On the Development of a Confocal Rayleigh-Brillouin MicroscopeReview of Scientific Instruments
AbstractThis Note illustrates how a confocal microscope may be modified to conduct Rayleigh-Brillouin mapping experiments that yield very useful information on the mechanical properties of interfacial materials in small volume elements. While the modifications to the microscope are quite straightforward, they do entail significant changes in the optical design. The instrument described herein consists of an argon ion laser equipped with an actively stabilized intercavity étalon that serves as the excitation source for a modified Zeiss LSM 310 confocal laser scan microscope. The optics of the microscope were reconfigured to enable interfacing of the microscope with a tandem triple-pass Fabry-Pérot interferometer. This instrument enables three-dimensional Rayleigh-Brillouin spectral mapping of samples at micron spatial resolution. The performance of the instrument and its ability to perform both lateral and depth scans of the acoustic phononvelocity and, hence, the longitudinal modulus across bonded polymer/polymer and polymer/ceramic interfaces are illustrated and discussed.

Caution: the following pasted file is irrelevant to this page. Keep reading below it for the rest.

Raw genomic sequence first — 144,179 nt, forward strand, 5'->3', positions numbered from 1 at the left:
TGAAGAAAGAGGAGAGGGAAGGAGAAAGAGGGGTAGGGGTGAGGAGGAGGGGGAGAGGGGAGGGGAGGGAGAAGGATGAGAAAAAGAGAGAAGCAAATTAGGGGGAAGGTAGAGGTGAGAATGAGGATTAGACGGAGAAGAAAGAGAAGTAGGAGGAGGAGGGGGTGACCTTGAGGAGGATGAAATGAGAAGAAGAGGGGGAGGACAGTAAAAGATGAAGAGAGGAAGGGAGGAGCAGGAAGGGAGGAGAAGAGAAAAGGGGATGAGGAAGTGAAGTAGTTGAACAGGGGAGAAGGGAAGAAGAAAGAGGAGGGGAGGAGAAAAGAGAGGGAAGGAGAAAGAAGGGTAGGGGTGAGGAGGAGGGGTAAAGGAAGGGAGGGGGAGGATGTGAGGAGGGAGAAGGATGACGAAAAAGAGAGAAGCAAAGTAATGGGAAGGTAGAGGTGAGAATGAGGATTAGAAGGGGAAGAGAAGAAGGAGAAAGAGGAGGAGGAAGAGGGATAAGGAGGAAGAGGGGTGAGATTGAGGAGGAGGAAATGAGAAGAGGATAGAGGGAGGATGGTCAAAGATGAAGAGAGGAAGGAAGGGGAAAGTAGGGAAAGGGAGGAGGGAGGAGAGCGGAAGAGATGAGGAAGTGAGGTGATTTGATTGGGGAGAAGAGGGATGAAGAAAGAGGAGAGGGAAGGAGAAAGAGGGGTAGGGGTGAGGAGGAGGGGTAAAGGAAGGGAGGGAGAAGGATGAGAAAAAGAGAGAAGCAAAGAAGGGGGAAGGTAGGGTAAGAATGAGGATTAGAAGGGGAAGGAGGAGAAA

Citation InformationDavid C. Liptak, Jason C. Reber, John F. Maguire and Maher S. Amer. "On the Development of a Confocal Rayleigh-Brillouin Microscope" Review of Scientific Instruments Vol. 78 (2007) ISSN: 00346748
Available at: http://works.bepress.com/maher_amer/34/